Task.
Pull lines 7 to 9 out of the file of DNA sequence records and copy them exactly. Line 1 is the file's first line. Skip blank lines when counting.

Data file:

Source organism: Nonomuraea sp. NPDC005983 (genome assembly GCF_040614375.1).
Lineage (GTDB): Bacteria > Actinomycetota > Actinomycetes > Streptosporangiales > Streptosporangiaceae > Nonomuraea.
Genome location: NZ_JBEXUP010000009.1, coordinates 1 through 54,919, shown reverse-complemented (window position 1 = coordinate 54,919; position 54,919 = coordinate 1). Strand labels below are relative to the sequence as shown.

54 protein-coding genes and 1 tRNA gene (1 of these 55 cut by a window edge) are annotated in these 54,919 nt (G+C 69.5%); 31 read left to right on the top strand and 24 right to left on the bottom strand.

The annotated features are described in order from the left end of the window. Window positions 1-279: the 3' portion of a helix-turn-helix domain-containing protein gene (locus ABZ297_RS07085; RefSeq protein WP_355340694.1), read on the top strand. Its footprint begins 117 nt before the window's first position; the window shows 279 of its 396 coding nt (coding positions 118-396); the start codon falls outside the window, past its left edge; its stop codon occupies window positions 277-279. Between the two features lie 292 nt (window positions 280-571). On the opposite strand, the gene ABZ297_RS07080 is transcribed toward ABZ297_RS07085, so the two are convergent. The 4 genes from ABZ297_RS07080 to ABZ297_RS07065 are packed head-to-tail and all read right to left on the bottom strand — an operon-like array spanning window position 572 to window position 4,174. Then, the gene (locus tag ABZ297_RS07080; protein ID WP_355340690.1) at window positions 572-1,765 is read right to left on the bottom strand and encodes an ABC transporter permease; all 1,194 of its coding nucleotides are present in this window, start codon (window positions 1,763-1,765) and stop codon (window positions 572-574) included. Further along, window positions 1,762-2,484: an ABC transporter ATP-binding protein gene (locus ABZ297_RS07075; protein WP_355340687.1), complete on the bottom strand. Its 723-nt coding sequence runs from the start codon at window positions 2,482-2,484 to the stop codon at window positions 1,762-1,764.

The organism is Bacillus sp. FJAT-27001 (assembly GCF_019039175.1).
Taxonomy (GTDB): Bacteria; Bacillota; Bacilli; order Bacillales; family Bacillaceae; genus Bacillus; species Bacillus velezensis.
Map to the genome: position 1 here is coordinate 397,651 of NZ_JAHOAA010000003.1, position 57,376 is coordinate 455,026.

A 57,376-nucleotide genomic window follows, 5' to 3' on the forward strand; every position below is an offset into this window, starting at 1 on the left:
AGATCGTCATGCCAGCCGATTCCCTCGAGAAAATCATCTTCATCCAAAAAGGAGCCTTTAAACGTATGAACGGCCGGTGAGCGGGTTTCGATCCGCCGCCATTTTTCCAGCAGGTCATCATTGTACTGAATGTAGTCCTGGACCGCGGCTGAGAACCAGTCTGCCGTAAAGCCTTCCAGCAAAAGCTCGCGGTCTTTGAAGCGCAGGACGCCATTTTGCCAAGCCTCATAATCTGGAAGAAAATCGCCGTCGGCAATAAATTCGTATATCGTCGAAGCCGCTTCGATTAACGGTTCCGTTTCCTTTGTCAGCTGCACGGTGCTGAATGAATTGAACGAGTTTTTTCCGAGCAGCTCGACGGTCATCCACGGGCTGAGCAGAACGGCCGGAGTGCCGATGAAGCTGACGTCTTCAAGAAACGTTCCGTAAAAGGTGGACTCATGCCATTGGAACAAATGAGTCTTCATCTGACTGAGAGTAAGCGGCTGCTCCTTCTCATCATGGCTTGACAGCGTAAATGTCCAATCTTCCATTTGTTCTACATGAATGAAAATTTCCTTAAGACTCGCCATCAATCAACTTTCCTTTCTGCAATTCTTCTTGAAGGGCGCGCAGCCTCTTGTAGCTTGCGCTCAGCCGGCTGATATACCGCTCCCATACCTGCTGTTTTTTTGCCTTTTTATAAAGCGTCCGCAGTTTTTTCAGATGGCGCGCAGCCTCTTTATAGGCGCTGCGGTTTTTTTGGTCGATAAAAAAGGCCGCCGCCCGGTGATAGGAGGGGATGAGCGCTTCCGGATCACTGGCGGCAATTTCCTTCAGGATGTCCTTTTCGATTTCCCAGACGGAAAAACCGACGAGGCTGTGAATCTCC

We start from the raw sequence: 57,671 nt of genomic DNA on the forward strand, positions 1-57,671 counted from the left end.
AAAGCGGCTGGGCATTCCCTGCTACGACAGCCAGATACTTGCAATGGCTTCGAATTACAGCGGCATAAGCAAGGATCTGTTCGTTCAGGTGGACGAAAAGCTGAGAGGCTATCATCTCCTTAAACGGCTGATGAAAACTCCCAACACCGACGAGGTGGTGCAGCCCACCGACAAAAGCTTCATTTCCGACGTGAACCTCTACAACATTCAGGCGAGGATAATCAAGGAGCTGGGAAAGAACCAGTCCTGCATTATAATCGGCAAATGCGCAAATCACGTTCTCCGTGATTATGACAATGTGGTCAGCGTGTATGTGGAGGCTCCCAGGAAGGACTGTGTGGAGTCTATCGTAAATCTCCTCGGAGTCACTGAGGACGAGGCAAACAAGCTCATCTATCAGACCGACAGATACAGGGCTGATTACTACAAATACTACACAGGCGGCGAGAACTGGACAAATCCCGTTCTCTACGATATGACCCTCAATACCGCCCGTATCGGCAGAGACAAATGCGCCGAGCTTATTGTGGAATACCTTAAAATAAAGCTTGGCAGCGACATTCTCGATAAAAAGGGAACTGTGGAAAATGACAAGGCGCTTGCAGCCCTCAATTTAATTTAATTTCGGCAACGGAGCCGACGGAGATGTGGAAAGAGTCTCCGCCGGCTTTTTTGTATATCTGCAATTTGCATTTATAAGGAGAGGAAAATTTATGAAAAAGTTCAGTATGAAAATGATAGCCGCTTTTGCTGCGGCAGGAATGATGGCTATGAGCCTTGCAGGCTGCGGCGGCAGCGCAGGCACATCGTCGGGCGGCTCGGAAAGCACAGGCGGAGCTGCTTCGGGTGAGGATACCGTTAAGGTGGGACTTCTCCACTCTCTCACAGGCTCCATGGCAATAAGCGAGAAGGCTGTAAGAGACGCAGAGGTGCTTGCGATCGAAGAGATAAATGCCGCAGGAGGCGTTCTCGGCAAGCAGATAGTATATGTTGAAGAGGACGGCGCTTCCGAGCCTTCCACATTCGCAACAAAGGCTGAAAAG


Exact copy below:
Taxonomy (GTDB): Bacteria; Bacillota; Bacilli; order Bacillales; family Bacillaceae; genus Bacillus; species Bacillus velezensis.
Map to the genome: position 1 here is coordinate 397,651 of NZ_JAHOAA010000003.1, position 57,376 is coordinate 455,026.

A 57,376-nucleotide genomic window follows, 5' to 3' on the forward strand; every position below is an offset into this window, starting at 1 on the left: